For a really long time, I did not understand what drove people to ignore their job responsibilities. I did not understand why any individual deliberately chose not to follow a manager’s directive or be so bold as to go the opposite direction then previously instructed.
Then, I gained perspective when I entered a corporate setting.
It’s not to say that I agree or even promote folks to do this. That’s not what I mean at all.
What I do mean is that I now fully understand how people who have been managed inappropriately fell and why they would completely shut down.
This article serves to give insight to those who wish to create a culture that is driven by a set standard while allowing the employee to hold themselves accountable for their behavior. I find this information very useful to anyone who is in leadership positions while working in a corporation, and to those who are looking to start their own business.
Let’s get into it.
#1 Set the Example
Anyone who has previously worked with a boss who asked more than they themselves were willing to give knows exactly how this feels.
Not only do you want to deliberately ignore everything they say, but you also want to quit.
I remember the time one of my kids and I were discussing individuals that bark orders. I couldn’t help but smile and say “If you have ever noticed, I never ask more of you than what I myself am willing to do. I wouldn’t ask you to wash dishes if I wasn’t willing to do so myself.” There was a small pause after that as the youngster soaked it in.
For some reason, someone down the line forgot to add this to the curriculum in leadership training. However it is vital if you wish to be successful when managing a team.
Now that’s not to say that you need to know how to do every aspect of the jobs that you require performed. That would be completely nuts. You do need to have some initiative and be willing to jump into a role if a member of your team requires assistance. You should know your key people well enough to bring their specific skill set to optimal use at the time of need.
Your team is always watching how you lead. If you hold yourself accountable for your own actions, they will as well. If you hold yourself responsible for the team’s success or failures, they will acknowledge that. And slowly you will see a shift in culture towards a more disciplined approach.
#2 Allow Others to Question
It is kind of funny that this section of this article should bring about so many memories of my in office experiences.
The first that comes to mind would be the label that a colleague placed on me as “The Troublemaker.” This would probably be because of the amount of questions I ask as to why.
“Why are we moving in this direction instead of the other?”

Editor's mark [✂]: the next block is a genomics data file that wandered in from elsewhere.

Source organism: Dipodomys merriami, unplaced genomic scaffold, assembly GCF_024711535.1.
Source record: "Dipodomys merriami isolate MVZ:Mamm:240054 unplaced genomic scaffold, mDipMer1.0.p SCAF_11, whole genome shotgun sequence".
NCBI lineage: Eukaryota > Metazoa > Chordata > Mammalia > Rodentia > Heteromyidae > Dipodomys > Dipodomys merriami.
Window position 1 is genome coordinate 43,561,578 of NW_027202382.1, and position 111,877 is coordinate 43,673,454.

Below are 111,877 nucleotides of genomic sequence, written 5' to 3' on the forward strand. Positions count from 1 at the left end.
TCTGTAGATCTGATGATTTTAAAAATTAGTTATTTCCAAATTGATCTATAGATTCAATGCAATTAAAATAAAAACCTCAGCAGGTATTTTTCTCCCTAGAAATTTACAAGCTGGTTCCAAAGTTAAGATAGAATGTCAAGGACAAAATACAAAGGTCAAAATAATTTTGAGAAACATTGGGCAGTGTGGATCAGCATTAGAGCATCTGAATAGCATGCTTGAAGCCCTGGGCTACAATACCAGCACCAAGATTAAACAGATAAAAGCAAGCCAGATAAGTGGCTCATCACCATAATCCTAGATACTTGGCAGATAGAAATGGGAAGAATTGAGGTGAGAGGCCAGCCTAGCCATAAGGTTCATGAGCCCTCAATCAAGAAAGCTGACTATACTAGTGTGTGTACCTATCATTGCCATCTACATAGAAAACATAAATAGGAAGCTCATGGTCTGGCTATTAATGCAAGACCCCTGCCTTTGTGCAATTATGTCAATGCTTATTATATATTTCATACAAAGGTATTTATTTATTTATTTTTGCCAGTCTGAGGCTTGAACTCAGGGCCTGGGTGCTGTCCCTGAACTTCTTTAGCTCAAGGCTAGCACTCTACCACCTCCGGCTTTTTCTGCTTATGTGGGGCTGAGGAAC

“Why are we doing this and what is the end goal we hope to accomplish?”
If you just want silence and obedience from your team, then you will not be a successful leader, manager, or whatever.
Shutting down questions will lead to 2 things: 1. A stop in creative problem solving 2. A start of passive aggressive behavior.
Flash ahead to present day, post my promotion. The current team I am with almost always stops me dead in my tracks and questions things if they make zero sense.
To anyone who is not used to having courageous team members, this may be frustrating. Hell, I find this frustrating from time to time. But the individual may indeed have a point. And most do.
After the initial reaction, come back to the subject with a fresh set of eyes. Turn your initial reactive response into a proactive one by opening yourself to their view. You may find that you may need to shift your direction and directive.
#3 Do Not Fear Failure
I think one of the biggest fears of managers or entrepreneurs is the fear of failure. They fear that they may not be able to recover financially or from the embarrassment of losing.
To those who do, I challenge you to take a look at your past failures. What did you learn from them? Have you grown stronger from the past failure?
Here’s the thing about mistakes and being afraid to fail- If you become a stronger individual from your past, if you have learned something in any shape or form, then those mistakes were never really mistakes.
Understand that anything you decide to do in life has the possibility of failing. That does not mean that you shouldn’t try it.
If you continue to live in fear of failure, you lose the chance to experience life itself.
If you continue to live in fear of looking stupid because of a mistake you might possibly make, then you lose the chance to laugh at yourself and grow stronger from it.
You literally stunt your own growth living in fear.